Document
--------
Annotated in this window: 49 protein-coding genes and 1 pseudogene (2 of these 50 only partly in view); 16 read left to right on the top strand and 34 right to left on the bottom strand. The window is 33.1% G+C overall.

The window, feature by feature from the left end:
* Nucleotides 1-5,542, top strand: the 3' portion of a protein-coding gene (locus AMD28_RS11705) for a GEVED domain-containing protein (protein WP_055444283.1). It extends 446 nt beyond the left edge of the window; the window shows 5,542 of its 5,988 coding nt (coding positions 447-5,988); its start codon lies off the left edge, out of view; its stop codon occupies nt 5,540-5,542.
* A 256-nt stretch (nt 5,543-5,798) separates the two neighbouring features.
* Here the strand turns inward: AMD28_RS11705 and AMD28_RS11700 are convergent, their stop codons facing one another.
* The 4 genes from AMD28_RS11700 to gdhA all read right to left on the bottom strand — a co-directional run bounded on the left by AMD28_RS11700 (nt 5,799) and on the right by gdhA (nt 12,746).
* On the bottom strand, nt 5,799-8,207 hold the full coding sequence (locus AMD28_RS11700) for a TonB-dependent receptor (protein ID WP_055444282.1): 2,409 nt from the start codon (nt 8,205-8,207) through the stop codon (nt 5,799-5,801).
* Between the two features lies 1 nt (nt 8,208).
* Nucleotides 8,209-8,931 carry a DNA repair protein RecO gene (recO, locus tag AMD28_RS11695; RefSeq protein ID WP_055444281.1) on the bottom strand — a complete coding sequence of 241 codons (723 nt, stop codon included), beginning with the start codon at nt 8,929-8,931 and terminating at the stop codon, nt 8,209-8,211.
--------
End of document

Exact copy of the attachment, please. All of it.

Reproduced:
Annotated in this window: 49 protein-coding genes and 1 pseudogene (2 of these 50 only partly in view); 16 read left to right on the top strand and 34 right to left on the bottom strand. The window is 33.1% G+C overall.

The window, feature by feature from the left end:
* Nucleotides 1-5,542, top strand: the 3' portion of a protein-coding gene (locus AMD28_RS11705) for a GEVED domain-containing protein (protein WP_055444283.1). It extends 446 nt beyond the left edge of the window; the window shows 5,542 of its 5,988 coding nt (coding positions 447-5,988); its start codon lies off the left edge, out of view; its stop codon occupies nt 5,540-5,542.
* A 256-nt stretch (nt 5,543-5,798) separates the two neighbouring features.
* Here the strand turns inward: AMD28_RS11705 and AMD28_RS11700 are convergent, their stop codons facing one another.
* The 4 genes from AMD28_RS11700 to gdhA all read right to left on the bottom strand — a co-directional run bounded on the left by AMD28_RS11700 (nt 5,799) and on the right by gdhA (nt 12,746).
* On the bottom strand, nt 5,799-8,207 hold the full coding sequence (locus AMD28_RS11700) for a TonB-dependent receptor (protein ID WP_055444282.1): 2,409 nt from the start codon (nt 8,205-8,207) through the stop codon (nt 5,799-5,801).
* Between the two features lies 1 nt (nt 8,208).
* Nucleotides 8,209-8,931 carry a DNA repair protein RecO gene (recO, locus tag AMD28_RS11695; RefSeq protein ID WP_055444281.1) on the bottom strand — a complete coding sequence of 241 codons (723 nt, stop codon included), beginning with the start codon at nt 8,929-8,931 and terminating at the stop codon, nt 8,209-8,211.